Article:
Christopher Trapani (1980)
Canaries in the Morning, Balloons at Night (2004)
for large ensemble with four solo violins
- General information
- Duration: 9 mn 30 s
- Publisher: Inédit
- Commission: Orchestre symphonique de l'Acadiana pour son vingtième anniversaire
- Composition date: 2004
- Concertant music [4 or more soloists and ensemble/orchestra]
- soloist: 4 violins
- piccolo, 2 flutes (also 1 piccolo), oboe, English horn, 2 clarinets, bass clarinet, 2 bassoons, contrabassoon, 4 horns, 2 trumpets, 2 trombones, tuba, timpani, 3 percussionists, harp, mandolin, celesta, piano, violin, second violin, viola, cello, double bass
25 September 2004
États-Unis, Louisiana, Lafayette
l'Orchestre symphonique de l'Acadiana, direction : Mariusz Smolij.
North and Canaries in the Morning, Balloons at Night were conceived as complementary portraits, opposite canvases of a diptych. Though the pieces may be performed separately, they are best understood when heard as a pair, since sonorities, details of orchestration, and formal contours are mirrored and cross-referenced between the two works. Together, they present a mappamondo of my life to the present, with various places I’ve lived and visited divided for the purposes of argument into “northern” and “southern” camps, then exploring the mentalities, prejudices, and associations of each.
Canaries in the Morning, Balloons at Night is a celebration of the south, in both a general sense as a world of sensuality and excess, and in the specific sense of the American South and the analogous “south” of Europe, the Mediterranean. The title is taken from the opening lines of Wallace Stevens’ “Academic Discourse at Havana,”a poem that discusses the role of the artist in a southern climate. How can a painter compete with the naturally bold colors of the tropics? Could a theatrical production be more entertaining than watching a crowded market or public square? Should art of the south express only the primal, elemental, and immanent, or is there a place for intellect and abstraction as well? Canaries in the Morning, Balloons at Night aims to answer these questions by being both straightforward and intricate, “in the moment” and also above it, maintaining a sly and carefree facade from start to finish.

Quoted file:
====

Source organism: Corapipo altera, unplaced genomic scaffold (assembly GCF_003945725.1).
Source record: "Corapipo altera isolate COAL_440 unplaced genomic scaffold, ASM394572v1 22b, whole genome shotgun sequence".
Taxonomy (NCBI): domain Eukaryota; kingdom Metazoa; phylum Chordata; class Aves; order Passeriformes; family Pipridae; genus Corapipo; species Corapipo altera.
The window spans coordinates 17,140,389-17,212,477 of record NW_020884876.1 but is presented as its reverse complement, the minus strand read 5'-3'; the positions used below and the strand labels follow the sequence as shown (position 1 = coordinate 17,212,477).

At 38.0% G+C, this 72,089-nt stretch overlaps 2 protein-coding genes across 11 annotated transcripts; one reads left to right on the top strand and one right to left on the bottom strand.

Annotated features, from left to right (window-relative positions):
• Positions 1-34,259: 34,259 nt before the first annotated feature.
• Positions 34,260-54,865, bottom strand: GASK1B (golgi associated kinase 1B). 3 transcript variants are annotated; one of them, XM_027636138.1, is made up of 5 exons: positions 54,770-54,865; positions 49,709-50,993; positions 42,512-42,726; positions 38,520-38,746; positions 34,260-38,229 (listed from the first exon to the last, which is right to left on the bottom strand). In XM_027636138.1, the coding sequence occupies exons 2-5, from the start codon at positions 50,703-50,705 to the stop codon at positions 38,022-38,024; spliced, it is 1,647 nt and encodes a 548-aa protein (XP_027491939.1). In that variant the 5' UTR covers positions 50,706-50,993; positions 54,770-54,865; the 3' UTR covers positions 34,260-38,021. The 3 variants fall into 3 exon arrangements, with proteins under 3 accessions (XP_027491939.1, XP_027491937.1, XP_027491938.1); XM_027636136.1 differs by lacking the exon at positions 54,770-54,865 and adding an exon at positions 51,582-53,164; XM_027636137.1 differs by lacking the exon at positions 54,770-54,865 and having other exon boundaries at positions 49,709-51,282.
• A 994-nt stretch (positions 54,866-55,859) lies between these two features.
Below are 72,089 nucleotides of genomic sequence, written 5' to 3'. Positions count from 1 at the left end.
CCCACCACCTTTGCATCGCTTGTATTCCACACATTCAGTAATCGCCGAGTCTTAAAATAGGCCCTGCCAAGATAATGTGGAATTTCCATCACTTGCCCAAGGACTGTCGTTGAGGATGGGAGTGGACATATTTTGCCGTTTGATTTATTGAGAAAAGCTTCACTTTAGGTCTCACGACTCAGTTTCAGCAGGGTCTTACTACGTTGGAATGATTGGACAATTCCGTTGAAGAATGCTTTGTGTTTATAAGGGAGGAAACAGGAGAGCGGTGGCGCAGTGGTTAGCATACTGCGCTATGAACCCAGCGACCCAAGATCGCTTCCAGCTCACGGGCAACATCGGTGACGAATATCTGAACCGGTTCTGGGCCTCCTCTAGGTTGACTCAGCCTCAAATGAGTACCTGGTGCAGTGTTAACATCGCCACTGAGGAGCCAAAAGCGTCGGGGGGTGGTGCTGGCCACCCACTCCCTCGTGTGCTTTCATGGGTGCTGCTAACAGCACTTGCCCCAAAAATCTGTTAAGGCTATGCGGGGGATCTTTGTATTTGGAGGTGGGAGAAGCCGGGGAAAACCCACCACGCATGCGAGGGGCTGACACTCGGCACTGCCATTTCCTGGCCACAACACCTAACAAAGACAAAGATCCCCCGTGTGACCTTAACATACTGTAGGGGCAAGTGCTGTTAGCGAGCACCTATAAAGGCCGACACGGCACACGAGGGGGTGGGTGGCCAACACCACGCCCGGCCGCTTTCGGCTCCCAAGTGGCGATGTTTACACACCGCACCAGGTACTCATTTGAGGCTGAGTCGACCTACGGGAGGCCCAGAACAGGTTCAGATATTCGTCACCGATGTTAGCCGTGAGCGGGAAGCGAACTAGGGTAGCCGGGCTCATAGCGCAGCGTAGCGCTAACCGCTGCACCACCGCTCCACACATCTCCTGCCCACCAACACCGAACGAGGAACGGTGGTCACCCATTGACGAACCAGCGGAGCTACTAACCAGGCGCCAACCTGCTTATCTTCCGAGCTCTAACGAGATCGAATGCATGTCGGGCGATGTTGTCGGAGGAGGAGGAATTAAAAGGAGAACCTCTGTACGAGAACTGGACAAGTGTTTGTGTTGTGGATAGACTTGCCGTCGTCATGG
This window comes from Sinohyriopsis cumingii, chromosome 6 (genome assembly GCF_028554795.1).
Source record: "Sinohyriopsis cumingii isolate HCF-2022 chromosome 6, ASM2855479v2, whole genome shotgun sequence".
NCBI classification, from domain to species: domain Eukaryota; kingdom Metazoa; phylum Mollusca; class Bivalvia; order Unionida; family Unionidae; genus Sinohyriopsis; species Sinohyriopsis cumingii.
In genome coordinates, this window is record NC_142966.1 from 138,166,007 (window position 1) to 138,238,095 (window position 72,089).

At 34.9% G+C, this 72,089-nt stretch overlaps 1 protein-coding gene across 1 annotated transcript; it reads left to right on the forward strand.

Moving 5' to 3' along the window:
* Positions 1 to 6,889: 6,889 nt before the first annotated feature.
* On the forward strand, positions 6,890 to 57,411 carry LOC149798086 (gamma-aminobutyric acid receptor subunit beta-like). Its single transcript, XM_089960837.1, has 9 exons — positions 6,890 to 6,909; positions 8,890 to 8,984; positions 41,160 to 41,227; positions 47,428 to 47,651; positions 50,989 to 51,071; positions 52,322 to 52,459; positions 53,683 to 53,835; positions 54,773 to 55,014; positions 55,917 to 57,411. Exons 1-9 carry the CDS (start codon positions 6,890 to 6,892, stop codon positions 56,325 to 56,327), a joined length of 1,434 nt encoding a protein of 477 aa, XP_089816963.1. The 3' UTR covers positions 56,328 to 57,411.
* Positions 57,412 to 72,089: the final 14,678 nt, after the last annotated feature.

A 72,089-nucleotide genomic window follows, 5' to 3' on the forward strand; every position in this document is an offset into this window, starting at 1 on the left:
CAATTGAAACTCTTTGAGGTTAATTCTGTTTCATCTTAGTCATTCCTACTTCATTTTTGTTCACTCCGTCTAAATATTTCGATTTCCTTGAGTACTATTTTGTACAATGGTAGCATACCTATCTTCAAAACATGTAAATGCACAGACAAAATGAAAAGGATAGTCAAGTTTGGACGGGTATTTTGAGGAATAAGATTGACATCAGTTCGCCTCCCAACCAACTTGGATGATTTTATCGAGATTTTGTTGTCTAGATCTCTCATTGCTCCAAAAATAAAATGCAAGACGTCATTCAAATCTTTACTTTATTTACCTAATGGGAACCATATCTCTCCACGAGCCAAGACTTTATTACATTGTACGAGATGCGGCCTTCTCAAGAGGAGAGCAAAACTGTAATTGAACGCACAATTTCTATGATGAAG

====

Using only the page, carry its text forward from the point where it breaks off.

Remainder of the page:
The piece unfolds as a travelogue, a snapshot series of short episodes that visit various “southern” styles of music. There’s a New Orleans shuffle, some swing, bluegrass, blues, gypsy fiddling, klezmer, salsa, rock, a waltz, a North African modal dance, and some zydeco near the end, ushered in by a solo for the washboard. There are no actual quotations, but the piece plays with the clichés and riffs associated with these styles, often amplifying what are normally considered mundane aspects of the music (common riffs, horn hits, drum patterns) to the foreground. These stylistic episodes sometimes fade into one another, sometimes hinge on an abrupt shift of character; often they are linked with a crescendo, an emblem for overboiling excitement and a major motive of the piece. In fact, the basic musical materials of the piece are simple throughout – tonal melodies, major chords, stock progressions and cadences, repeated rhythms, familiar melodic tics. Towards the end of the piece, stylistic episodes are superimposed, fading in and out of the foreground as their function is called into question. Rising tension ultimately gives way to a crash in the bass, as a low fifth fades into the distance as its partials swirl into the treble – a return to an unmediated elemental sound.